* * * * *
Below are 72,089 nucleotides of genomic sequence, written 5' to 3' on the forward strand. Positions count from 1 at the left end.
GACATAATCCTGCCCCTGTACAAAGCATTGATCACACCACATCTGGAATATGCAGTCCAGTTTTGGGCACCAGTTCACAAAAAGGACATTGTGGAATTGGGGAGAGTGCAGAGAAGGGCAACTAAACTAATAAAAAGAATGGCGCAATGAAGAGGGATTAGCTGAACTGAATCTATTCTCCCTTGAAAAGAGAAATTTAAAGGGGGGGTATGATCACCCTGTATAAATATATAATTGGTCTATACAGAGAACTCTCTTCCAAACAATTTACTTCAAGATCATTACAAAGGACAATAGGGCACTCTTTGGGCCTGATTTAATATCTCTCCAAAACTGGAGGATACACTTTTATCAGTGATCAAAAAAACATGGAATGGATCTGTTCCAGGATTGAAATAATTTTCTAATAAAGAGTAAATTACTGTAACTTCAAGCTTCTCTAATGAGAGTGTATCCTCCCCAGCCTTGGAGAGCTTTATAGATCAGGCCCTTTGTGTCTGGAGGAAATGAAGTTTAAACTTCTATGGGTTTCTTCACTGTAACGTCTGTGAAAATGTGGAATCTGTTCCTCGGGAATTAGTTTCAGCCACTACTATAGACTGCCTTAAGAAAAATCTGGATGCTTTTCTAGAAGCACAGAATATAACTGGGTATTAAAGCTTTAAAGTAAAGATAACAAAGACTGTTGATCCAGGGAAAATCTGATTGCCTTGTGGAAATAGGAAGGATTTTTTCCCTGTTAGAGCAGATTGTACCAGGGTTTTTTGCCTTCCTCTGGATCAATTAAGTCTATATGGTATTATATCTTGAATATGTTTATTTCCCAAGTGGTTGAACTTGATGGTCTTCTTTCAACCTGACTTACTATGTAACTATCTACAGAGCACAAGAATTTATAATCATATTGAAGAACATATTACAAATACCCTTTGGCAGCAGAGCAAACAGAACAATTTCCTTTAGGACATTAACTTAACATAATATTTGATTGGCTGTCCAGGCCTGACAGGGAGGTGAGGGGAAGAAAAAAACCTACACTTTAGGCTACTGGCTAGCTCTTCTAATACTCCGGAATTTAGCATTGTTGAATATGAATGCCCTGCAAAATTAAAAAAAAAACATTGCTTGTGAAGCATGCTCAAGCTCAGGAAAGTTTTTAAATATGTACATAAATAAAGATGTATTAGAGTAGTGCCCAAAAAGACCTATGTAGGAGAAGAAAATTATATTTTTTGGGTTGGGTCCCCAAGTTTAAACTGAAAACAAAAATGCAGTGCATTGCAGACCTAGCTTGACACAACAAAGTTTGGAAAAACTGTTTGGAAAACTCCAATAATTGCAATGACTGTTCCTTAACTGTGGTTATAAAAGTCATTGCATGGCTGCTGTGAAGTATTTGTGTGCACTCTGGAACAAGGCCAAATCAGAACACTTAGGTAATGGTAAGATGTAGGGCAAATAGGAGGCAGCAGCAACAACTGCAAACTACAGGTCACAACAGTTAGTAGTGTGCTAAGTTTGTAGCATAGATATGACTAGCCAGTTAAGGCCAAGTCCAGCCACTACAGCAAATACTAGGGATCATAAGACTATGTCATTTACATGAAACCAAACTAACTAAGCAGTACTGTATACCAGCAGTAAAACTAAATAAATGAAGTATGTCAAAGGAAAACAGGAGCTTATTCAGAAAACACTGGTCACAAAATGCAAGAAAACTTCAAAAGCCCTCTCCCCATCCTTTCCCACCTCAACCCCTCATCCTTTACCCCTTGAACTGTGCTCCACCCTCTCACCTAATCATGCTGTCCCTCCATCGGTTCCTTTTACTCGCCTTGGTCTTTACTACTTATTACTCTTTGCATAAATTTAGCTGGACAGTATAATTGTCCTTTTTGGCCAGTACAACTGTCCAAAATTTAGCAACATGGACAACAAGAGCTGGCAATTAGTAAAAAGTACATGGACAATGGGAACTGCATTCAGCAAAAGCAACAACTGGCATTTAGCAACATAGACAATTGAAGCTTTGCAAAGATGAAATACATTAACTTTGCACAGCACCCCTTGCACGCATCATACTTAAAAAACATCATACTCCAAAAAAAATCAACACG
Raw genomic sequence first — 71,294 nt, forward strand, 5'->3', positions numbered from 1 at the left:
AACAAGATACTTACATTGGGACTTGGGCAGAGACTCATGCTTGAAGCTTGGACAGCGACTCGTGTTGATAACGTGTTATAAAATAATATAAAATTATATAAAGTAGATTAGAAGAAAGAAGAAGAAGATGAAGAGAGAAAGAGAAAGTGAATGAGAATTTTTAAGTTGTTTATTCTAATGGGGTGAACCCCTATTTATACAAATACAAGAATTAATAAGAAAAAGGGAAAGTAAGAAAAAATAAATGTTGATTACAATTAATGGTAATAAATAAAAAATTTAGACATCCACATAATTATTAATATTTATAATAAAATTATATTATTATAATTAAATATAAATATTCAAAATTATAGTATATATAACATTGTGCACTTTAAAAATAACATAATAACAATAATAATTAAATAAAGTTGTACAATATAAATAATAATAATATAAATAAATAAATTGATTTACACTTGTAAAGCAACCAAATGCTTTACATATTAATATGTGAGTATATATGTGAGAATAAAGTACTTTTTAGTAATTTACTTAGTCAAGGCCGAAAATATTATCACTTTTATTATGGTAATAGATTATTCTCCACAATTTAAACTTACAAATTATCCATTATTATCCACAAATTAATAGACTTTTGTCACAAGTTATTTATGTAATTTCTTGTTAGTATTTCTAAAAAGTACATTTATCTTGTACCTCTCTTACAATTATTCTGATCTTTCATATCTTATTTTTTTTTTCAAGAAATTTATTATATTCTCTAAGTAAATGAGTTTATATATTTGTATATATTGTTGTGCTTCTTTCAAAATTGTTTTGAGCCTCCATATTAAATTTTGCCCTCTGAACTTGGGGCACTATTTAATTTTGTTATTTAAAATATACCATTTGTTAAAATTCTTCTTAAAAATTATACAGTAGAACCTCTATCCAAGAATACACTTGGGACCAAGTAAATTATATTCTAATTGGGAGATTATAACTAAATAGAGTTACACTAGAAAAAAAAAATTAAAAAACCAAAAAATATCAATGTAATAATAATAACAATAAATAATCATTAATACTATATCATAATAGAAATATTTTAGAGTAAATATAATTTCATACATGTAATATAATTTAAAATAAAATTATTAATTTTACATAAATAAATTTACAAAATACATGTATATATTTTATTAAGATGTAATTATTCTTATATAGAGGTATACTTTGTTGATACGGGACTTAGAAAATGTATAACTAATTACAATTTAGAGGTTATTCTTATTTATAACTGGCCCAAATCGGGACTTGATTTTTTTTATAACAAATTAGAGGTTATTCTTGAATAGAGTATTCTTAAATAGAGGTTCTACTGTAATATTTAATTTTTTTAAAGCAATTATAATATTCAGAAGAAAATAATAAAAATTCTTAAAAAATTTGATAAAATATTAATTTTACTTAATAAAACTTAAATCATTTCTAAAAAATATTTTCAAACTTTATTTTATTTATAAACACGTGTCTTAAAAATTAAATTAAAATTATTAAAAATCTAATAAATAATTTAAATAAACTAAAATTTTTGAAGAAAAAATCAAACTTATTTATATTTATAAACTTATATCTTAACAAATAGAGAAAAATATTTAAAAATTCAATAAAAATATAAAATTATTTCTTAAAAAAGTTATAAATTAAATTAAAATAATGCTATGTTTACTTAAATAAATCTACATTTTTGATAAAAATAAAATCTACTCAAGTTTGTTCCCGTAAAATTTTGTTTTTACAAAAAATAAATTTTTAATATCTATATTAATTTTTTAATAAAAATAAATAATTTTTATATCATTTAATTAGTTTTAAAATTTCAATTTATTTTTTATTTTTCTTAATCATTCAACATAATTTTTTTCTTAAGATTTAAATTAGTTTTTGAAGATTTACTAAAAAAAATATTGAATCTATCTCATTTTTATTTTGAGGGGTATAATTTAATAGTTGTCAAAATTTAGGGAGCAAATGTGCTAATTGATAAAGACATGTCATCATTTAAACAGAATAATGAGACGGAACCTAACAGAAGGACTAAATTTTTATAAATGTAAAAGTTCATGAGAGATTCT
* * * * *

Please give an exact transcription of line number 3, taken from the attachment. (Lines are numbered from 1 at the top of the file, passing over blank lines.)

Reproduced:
Raw genomic sequence first — 71,294 nt, forward strand, 5'->3', positions numbered from 1 at the left: